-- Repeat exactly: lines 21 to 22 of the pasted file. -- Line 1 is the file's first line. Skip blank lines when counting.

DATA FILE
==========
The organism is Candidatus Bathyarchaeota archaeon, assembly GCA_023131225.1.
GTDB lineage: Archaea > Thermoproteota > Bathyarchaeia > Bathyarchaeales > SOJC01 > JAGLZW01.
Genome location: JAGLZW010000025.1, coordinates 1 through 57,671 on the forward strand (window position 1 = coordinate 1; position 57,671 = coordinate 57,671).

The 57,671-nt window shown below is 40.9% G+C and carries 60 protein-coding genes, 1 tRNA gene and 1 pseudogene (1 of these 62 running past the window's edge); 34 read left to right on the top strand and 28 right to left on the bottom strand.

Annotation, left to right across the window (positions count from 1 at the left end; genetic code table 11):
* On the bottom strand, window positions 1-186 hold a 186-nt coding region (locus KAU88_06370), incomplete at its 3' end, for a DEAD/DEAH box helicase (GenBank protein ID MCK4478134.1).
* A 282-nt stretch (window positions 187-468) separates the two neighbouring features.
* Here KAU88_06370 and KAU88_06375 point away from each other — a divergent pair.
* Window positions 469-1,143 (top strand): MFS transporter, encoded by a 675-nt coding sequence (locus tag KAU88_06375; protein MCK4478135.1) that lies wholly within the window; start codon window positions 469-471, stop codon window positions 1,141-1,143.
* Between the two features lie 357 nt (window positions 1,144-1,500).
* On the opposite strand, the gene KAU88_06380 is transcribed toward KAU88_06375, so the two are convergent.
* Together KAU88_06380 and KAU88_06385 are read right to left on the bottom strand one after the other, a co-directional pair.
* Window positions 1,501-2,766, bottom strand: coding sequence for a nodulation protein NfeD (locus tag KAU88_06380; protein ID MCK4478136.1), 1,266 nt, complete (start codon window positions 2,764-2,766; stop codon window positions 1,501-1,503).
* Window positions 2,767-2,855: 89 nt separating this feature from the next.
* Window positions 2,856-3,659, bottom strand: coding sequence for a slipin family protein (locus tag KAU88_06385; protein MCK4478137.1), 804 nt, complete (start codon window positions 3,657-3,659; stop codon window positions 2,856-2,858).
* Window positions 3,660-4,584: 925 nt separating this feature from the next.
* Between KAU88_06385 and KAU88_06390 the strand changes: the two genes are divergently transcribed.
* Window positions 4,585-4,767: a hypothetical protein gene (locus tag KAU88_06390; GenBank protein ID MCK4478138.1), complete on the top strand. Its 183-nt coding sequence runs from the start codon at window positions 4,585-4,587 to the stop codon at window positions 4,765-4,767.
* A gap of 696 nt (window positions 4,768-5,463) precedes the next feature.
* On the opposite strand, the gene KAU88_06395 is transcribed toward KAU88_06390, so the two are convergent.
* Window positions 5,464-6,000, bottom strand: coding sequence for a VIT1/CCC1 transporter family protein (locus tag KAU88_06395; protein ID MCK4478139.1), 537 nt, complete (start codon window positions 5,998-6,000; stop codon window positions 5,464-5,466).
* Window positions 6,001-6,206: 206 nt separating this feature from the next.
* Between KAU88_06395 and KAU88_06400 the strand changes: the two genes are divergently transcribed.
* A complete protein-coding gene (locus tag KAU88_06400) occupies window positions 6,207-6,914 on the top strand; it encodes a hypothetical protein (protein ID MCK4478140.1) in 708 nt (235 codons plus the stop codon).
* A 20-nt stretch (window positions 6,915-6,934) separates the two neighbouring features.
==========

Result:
* Window positions 5,464-6,000, bottom strand: coding sequence for a VIT1/CCC1 transporter family protein (locus tag KAU88_06395; protein ID MCK4478139.1), 537 nt, complete (start codon window positions 5,998-6,000; stop codon window positions 5,464-5,466).
* Window positions 6,001-6,206: 206 nt separating this feature from the next.